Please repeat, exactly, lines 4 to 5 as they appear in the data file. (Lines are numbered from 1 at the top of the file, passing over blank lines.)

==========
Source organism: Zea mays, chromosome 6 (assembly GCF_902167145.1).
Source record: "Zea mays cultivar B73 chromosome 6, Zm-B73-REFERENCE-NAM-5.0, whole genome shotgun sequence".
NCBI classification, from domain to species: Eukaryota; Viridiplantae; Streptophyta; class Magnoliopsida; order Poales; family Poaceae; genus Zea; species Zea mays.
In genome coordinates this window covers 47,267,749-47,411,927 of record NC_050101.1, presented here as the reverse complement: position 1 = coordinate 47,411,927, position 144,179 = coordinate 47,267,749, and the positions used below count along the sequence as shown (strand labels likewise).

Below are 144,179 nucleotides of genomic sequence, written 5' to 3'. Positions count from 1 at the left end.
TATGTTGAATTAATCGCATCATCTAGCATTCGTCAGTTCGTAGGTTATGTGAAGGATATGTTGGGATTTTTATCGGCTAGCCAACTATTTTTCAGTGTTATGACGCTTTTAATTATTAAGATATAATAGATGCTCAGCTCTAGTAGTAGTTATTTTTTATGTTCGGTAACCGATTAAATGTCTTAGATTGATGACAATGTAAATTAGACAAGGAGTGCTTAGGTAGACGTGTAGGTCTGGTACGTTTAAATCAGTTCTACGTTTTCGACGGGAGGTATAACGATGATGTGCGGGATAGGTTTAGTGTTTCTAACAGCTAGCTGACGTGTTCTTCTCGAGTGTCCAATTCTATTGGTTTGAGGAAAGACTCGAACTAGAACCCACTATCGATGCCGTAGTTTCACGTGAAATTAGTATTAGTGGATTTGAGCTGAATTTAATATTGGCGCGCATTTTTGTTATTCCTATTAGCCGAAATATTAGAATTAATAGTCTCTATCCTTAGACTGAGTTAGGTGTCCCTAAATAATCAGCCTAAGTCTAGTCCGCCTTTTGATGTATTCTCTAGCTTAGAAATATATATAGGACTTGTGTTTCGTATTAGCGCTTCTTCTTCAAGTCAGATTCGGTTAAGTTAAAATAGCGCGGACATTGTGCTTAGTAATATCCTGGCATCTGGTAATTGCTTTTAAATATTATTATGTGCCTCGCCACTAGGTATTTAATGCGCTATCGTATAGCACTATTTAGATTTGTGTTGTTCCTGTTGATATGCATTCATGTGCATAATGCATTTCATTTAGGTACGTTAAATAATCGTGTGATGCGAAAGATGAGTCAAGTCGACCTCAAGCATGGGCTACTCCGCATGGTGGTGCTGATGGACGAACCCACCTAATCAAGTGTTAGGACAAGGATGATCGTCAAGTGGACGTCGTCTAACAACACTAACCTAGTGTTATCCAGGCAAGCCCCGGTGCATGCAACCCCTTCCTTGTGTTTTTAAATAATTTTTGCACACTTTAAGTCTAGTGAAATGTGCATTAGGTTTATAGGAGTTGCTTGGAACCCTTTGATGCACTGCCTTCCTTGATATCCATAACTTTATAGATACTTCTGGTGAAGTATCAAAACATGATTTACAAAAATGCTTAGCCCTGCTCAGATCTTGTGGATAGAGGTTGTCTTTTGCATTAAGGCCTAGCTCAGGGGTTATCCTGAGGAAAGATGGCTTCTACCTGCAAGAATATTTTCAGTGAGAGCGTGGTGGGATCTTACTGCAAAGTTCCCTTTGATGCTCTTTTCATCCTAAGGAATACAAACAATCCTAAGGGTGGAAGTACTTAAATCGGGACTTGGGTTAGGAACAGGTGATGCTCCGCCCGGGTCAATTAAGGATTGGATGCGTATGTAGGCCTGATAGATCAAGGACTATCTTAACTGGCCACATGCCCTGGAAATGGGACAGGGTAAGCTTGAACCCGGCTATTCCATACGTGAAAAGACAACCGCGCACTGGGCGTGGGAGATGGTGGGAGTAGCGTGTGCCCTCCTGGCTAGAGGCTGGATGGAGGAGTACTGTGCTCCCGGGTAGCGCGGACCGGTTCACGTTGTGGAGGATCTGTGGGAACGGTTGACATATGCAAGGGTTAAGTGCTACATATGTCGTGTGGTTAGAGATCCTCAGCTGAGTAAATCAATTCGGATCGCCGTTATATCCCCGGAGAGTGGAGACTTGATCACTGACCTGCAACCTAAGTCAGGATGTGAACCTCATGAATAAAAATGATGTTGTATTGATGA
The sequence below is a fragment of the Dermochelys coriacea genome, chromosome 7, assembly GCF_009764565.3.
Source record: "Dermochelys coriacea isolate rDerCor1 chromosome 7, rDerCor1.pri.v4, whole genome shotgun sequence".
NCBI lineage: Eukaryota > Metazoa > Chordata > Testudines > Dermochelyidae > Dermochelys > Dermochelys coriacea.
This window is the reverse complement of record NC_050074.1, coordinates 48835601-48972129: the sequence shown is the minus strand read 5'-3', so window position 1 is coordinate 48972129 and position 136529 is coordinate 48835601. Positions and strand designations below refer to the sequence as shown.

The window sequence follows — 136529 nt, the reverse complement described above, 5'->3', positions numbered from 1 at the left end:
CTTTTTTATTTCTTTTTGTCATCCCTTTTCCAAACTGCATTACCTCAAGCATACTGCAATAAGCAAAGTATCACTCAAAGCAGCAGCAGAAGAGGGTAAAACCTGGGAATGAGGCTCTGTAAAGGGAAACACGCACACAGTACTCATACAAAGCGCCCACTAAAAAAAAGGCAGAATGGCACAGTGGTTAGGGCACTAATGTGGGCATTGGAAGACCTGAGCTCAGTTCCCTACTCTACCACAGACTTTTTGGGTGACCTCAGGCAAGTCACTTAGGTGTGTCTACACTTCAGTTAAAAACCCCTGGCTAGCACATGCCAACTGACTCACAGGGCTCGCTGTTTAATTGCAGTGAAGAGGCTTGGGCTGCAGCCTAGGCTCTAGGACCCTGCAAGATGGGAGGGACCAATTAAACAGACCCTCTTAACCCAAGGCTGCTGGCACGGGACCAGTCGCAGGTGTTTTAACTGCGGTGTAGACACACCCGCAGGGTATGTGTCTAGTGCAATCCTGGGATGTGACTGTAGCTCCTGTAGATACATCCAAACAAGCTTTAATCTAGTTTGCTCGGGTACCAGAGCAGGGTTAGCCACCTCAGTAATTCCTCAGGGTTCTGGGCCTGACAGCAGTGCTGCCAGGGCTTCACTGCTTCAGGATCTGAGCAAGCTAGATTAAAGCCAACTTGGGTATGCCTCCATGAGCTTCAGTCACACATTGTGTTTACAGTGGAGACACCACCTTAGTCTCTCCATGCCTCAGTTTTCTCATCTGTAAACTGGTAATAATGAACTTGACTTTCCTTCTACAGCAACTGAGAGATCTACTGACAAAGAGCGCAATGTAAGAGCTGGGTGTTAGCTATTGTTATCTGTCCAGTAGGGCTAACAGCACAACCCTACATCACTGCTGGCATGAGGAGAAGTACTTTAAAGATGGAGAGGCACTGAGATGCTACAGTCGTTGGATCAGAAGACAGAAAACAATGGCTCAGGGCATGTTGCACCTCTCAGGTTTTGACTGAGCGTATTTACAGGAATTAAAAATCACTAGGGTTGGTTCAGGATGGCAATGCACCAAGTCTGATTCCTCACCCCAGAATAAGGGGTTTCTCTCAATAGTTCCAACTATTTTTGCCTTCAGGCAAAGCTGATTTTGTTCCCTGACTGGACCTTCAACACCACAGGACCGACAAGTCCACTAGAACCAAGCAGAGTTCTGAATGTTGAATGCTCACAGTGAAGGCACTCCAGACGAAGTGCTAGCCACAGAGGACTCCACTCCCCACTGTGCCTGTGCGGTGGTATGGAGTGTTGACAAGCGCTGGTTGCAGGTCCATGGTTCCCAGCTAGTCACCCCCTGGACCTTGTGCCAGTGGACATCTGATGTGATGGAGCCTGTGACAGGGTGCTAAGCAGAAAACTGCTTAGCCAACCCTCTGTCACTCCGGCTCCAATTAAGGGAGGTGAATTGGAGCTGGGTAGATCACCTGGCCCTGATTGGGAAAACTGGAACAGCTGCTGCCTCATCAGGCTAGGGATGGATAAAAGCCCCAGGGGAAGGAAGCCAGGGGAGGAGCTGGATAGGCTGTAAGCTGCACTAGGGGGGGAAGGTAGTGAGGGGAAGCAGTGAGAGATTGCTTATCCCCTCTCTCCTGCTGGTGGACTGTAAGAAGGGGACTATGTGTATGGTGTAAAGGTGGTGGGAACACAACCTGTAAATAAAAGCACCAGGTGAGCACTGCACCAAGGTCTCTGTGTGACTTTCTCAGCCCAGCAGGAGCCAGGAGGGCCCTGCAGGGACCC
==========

In genome coordinates this window covers 47,267,749-47,411,927 of record NC_050101.1, presented here as the reverse complement: position 1 = coordinate 47,411,927, position 144,179 = coordinate 47,267,749, and the positions used below count along the sequence as shown (strand labels likewise).

Below are 144,179 nucleotides of genomic sequence, written 5' to 3'. Positions count from 1 at the left end.